Tottenham N17 8NU
Wednesday August 25th 2015
Linda had decided that the boxes would have to look after themselves for the time being and headed from one Lordship Lane to the other in search of some local history. The Bruce Castle Museum, essentially Haringey Borough’s archive showcased in an old manor house, was something of a last minute decision which could only happen once the Tube strike had been suspended.
A 243 bus took us from Wood Green station and dropped us very close to the landscaped park which surrounds Bruce Castle – of course it was raining so we started by diving into the Tower –originally erected by Sir William Compton, the owner in 1514-6, it is thought, as a Falconry centre or Mews. Whether Compton lived here is not very clear and the house/site is named indeed for the Bruces of Scotland. It’s a sturdy but not showy round tower now used as an art gallery where local artists can exhibit. Jo, who had found her recent trip to the Royal Academy underwhelming, approved of many of the works which included some bits of garden fork and hessian framed and arranged to form a ‘conversation piece’. With too many pictures for too few walls at home we were not in the market today and went into the main building. This is the solid Tudor brick edifice.
The exhibition is free but photography was not allowed and we did not wish to embarrass the custodian by defying this. As in a lot of local history/ borough museums many of the displays are arranged thematically showing both the history and diversity of the borough. Like all the London Boroughs they celebrate 50 years but without a map, and not being locals, it was sometimes difficult for us to locate specific bits of the borough (this is the borough where Harringay is part of Haringey) – we were finally driven to borrow a map off the custodian and established that is bordered by Enfield in the East, Barnet to the West, and Camden, Islington & Hackney to the south. Highgate woods and the River Lea form natural boundaries.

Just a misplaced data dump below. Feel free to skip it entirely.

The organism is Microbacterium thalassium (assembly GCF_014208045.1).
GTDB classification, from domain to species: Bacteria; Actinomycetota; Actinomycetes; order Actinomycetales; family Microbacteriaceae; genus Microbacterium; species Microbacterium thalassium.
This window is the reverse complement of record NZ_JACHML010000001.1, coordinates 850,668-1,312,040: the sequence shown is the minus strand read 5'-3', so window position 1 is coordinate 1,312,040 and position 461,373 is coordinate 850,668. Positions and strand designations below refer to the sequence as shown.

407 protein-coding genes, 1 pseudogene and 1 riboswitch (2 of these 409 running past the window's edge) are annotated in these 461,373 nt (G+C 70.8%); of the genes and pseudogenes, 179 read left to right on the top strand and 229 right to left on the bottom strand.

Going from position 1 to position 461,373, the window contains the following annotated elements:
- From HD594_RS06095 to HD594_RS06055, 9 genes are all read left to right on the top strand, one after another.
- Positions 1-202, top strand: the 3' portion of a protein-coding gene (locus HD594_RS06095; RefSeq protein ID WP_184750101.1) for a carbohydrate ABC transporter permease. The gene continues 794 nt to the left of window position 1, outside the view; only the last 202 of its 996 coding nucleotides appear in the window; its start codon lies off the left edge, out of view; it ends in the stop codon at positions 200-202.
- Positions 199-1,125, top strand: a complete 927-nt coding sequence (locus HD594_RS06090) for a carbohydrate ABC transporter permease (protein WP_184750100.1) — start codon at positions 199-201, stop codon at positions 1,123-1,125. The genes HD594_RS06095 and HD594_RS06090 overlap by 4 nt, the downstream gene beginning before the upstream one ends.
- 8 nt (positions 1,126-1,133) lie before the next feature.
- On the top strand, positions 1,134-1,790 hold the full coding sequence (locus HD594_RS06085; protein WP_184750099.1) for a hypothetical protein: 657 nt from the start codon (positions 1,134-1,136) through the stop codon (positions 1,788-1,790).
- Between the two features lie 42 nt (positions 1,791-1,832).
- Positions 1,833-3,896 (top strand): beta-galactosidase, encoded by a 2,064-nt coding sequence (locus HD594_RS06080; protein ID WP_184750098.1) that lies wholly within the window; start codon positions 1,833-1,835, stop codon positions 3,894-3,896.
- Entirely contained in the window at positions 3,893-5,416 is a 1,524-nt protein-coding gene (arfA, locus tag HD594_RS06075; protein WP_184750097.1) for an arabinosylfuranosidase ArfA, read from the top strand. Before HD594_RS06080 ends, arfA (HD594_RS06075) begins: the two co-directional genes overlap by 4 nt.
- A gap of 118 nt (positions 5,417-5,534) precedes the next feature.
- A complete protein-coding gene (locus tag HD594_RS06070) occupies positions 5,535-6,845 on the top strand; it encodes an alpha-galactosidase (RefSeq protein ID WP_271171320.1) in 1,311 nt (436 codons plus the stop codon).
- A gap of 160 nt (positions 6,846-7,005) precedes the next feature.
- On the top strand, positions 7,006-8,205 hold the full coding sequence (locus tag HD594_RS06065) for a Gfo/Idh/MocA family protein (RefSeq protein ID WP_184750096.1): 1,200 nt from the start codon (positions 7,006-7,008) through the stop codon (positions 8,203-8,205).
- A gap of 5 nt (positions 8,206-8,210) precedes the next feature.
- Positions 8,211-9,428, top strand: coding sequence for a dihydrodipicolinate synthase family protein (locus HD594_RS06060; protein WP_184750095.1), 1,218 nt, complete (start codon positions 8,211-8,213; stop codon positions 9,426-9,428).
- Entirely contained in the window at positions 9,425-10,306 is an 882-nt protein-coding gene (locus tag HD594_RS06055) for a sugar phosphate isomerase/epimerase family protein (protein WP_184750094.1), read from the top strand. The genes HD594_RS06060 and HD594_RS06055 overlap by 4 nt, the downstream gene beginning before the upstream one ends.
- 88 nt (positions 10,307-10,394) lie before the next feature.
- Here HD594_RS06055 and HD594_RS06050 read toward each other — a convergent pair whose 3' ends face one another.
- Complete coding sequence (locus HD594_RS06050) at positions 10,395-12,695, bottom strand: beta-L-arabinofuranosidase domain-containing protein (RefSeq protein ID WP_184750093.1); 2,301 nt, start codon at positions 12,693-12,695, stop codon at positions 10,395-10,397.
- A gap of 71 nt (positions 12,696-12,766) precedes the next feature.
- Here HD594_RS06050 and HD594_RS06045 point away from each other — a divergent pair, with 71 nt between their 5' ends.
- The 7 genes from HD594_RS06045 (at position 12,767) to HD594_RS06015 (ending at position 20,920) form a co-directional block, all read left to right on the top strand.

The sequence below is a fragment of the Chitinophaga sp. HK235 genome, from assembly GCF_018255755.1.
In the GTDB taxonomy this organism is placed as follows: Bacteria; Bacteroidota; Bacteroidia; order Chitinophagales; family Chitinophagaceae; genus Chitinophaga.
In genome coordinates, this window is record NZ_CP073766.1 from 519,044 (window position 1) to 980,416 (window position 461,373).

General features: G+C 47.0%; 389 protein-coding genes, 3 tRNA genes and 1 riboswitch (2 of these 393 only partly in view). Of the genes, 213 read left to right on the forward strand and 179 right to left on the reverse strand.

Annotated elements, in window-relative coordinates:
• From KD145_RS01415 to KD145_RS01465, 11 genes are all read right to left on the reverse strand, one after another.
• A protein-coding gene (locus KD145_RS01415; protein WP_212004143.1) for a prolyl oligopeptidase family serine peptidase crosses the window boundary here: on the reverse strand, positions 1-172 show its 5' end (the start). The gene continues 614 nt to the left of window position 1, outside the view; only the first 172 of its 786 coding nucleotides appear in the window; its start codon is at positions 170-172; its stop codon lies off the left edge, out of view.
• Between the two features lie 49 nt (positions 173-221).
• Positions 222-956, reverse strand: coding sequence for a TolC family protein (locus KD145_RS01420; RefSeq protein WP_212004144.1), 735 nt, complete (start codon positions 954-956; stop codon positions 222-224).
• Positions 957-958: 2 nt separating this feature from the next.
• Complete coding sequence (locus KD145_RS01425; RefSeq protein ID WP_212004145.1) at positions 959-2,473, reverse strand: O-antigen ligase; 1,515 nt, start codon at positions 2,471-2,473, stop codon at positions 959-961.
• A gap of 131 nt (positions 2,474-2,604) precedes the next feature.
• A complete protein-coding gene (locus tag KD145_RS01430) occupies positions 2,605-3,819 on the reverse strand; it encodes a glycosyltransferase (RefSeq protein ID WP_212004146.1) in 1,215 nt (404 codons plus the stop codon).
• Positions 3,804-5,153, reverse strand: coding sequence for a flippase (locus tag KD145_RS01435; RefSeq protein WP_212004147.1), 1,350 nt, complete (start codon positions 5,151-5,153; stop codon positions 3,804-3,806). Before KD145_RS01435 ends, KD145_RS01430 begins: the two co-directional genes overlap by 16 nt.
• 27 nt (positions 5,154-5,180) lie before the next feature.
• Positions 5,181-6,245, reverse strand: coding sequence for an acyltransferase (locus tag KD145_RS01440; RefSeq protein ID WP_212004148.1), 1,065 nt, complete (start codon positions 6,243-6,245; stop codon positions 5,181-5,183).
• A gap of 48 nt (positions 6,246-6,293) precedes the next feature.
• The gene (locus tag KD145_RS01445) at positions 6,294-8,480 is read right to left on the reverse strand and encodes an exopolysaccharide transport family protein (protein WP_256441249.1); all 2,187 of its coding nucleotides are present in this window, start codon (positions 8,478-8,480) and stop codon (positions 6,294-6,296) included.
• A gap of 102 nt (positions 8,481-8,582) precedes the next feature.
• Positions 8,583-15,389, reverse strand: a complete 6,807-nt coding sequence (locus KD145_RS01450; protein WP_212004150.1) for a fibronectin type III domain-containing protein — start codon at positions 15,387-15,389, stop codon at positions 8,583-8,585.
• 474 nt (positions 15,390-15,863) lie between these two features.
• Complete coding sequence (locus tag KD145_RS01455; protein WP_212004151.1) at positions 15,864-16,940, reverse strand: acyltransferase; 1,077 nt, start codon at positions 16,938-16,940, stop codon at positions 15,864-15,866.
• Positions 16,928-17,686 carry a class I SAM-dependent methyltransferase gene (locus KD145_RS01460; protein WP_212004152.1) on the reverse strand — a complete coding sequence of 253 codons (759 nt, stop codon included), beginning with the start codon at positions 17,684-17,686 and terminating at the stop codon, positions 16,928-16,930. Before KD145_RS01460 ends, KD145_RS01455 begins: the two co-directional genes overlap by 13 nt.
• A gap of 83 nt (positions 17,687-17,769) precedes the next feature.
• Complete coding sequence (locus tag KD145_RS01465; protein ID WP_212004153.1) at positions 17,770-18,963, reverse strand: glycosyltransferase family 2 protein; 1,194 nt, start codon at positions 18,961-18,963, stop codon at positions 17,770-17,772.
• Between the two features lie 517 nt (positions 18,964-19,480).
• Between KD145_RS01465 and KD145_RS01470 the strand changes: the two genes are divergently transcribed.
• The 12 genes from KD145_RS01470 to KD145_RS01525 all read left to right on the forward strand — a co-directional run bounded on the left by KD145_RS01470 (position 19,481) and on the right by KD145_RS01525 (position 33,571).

So the early archive photos show such events as hay-making in Highgate, fishing on the River Lea (Haringey’s eastern border) and sheep on Tottenham Marshes, where believe it or not, there is still wildlife. The New River is also an important man-made feature of the borough. Apart from its clusters of villages, it developed fairly late as a residential area, but when it did, offering homes at cheaper rents than the slums of Inner London, it became a residential area for ‘persons of the first respectability’. The population went from 46,441 in 1881 to 71,343 ten years later so building became one of the main forms of employment. This included the impressive rebuilding of the Archway Bridge, such a memorable landmark in the borough, even if liable to road clogging issues.
Like most local museums Bruce Castle illustrates the local industries – Lebus furniture gets another mention (see our earlier visit to the Walthamstow local archive), Barratts , a huge confectionary factory later taken over by Northern firm Bassetts as in liquorice allsorts (confusing but bear with me) and the Samuel South Potteries Samuel South Potteries. Jo and I both remembered Spong mincers and bean slicers, having only just, and very reluctantly passed this family heirloom onto a charity shop…Pride of place is given to Gestetner - a firm which invested heavily in their own technology and who did not see photocopying coming …